April 2010
Volume 51, Issue 13
ARVO Annual Meeting Abstract  |   April 2010
In vivo Observation of the Locomotion of Microglial Cells in the Retina of Wild-Type Rodents
Author Affiliations & Notes
  • M. Paques
    Vision Institute, Paris, France
  • M. Simonutti
    Vision Institute, Paris, France
  • B. El Mathari
    Vision Institute, Paris, France
  • J.-A. Sahel
    Vision Institute, Paris, France
  • Footnotes
    Commercial Relationships  M. Paques, None; M. Simonutti, None; B. El Mathari, None; J.-A. Sahel, None.
  • Footnotes
    Support  Contrat d'Interface INSERM
Investigative Ophthalmology & Visual Science April 2010, Vol.51, 5347. doi:
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      M. Paques, M. Simonutti, B. El Mathari, J.-A. Sahel; In vivo Observation of the Locomotion of Microglial Cells in the Retina of Wild-Type Rodents. Invest. Ophthalmol. Vis. Sci. 2010;51(13):5347.

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      © ARVO (1962-2015); The Authors (2016-present)

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Purpose: : Microglial cells (MCs) are active sensors and reactive phagocytes of neural tissues. They are known to migrate and accumulate in areas of neuronal damage. Yet, there have been no direct observation of targeted microglial locomotion in vivo. Here, we observed noninvasively the migrating behaviour of individual MCs using a novel labeling procedure in wild-type rodents.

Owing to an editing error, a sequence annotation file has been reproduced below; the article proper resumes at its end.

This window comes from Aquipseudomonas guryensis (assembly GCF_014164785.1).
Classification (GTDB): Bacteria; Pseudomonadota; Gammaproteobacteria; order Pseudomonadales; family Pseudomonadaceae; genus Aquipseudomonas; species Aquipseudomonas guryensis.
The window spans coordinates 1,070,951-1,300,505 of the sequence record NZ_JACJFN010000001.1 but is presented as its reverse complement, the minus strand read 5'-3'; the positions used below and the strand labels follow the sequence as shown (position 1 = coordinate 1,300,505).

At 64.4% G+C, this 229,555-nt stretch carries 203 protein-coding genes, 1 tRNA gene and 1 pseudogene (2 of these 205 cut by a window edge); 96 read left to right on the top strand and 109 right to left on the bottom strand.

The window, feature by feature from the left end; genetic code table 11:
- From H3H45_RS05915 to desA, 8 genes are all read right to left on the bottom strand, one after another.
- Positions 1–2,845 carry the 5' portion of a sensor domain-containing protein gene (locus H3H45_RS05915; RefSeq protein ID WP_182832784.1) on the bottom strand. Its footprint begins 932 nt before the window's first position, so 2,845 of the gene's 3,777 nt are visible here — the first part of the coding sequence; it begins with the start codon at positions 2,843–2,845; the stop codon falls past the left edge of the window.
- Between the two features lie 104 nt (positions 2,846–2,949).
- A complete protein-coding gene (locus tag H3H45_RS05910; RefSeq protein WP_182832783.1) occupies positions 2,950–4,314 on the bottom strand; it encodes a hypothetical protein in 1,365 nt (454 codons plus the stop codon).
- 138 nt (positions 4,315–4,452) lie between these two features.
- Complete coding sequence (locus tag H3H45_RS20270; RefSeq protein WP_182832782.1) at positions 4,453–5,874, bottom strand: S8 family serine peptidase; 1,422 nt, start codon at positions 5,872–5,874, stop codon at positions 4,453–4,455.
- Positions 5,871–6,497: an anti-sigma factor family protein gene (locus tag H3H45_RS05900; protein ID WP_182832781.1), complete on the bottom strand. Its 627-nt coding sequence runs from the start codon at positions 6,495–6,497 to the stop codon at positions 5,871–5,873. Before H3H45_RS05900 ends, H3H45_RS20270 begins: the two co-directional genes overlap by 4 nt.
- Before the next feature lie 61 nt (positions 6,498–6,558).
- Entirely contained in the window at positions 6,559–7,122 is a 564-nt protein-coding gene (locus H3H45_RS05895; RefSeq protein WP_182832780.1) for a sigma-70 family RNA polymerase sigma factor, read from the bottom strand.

Methods: : Cyanine dyes (indocyanine green, DiO or DiI) were intravitreally injected in Long Evans rats and C57 mice. In the following weeks, the fundus was observed by confocal scanning laser ophthalmoscopy (cSLO).

Results: : Immunohistochemistry showed that intravitreally injected cyanine dyes were sequestrated in MCs. High-contrast in vivo images of DiO or ICG-labelled MCs could be obtained by confocal scanning laser ophthalmoscopy up to several months after a single administration. Time-lapse observations showed that, in the basal state, cyanine+ MCs had intermittent, slow (1-10µm/h) locomotion accounting for progressive and extensive remodeling of the distribution of MCs. Following focal laser damage, MCs promptly (i.e. within 30-45 mn) initiated convergent, centripetal migration. There was a progressive extension of the recruitment area consistent with a centrifugal diffusion of chemoattractants. MCs up to 400 microns distant migrated into the scar at velocities up to 7µm/mn. Twenty-four hours later, while centripetal migration had ceased, persistent, nontargeted locomotion around and within injured sites was observed. At day 5 and thereafter, basal locomotion had resumed.

Conclusions: : Activated MCs are prompt and mobile effectors of the acute inflammatory response in the retina. The locomotor response of MCs includes successively translocation into damaged areas and nontargeted, perilesional locomotion around the developing scar. To our knowledge, this is the first in vivo observation of MC locomotion.

Keywords: microglia • inflammation • imaging methods (CT, FA, ICG, MRI, OCT, RTA, SLO, ultrasound) 

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